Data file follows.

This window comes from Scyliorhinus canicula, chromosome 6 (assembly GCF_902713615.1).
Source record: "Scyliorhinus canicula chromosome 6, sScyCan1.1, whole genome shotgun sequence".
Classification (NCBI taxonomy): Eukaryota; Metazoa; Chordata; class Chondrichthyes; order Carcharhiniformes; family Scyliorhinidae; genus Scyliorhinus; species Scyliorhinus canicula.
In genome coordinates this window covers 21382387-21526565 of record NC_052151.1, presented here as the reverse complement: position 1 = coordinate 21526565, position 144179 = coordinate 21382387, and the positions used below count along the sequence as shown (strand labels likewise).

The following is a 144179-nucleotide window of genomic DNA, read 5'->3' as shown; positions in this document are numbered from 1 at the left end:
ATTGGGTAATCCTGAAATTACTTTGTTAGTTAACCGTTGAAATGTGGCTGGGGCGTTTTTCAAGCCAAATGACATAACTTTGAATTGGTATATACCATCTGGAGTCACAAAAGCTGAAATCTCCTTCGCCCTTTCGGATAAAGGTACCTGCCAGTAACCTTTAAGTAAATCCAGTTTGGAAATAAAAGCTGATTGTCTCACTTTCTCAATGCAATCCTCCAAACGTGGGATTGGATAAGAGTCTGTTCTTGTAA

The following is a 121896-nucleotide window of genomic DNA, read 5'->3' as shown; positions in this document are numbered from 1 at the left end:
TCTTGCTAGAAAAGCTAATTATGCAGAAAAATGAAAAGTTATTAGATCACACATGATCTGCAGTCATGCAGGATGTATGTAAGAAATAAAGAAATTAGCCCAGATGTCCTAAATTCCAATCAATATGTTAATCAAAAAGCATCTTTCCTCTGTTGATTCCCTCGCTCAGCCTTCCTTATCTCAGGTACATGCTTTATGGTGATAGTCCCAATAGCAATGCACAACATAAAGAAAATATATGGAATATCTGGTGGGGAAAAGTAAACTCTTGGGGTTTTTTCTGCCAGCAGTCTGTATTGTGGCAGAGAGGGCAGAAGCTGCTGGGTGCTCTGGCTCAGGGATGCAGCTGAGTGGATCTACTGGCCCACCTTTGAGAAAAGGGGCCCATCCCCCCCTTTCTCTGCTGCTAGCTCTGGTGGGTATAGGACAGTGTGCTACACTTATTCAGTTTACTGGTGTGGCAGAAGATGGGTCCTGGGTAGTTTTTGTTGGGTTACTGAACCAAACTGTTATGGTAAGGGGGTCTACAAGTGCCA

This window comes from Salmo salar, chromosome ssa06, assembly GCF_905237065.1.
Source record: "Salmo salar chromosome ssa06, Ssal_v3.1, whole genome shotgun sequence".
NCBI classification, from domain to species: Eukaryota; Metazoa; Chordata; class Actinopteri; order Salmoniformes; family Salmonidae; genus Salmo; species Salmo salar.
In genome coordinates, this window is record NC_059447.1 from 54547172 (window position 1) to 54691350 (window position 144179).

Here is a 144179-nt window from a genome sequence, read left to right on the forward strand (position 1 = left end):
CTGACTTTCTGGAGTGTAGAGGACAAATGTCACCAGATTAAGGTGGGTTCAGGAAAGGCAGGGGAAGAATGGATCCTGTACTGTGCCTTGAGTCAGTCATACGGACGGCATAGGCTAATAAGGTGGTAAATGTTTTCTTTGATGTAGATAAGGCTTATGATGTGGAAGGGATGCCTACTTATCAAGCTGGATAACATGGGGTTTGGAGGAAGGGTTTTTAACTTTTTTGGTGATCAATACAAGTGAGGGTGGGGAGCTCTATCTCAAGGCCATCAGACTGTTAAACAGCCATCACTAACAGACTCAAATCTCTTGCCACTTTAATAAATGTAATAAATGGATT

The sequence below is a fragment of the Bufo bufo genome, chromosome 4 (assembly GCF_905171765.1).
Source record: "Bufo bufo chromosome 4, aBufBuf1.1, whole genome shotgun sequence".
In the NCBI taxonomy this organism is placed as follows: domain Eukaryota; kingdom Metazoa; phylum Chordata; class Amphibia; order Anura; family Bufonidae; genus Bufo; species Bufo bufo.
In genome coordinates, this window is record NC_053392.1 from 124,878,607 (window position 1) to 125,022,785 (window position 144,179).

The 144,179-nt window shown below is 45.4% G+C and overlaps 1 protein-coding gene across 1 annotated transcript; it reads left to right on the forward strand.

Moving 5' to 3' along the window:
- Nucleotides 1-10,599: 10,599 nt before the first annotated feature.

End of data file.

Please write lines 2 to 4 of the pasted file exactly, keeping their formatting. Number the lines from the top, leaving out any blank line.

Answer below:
Source record: "Scyliorhinus canicula chromosome 6, sScyCan1.1, whole genome shotgun sequence".
Classification (NCBI taxonomy): Eukaryota; Metazoa; Chordata; class Chondrichthyes; order Carcharhiniformes; family Scyliorhinidae; genus Scyliorhinus; species Scyliorhinus canicula.
In genome coordinates this window covers 21382387-21526565 of record NC_052151.1, presented here as the reverse complement: position 1 = coordinate 21526565, position 144179 = coordinate 21382387, and the positions used below count along the sequence as shown (strand labels likewise).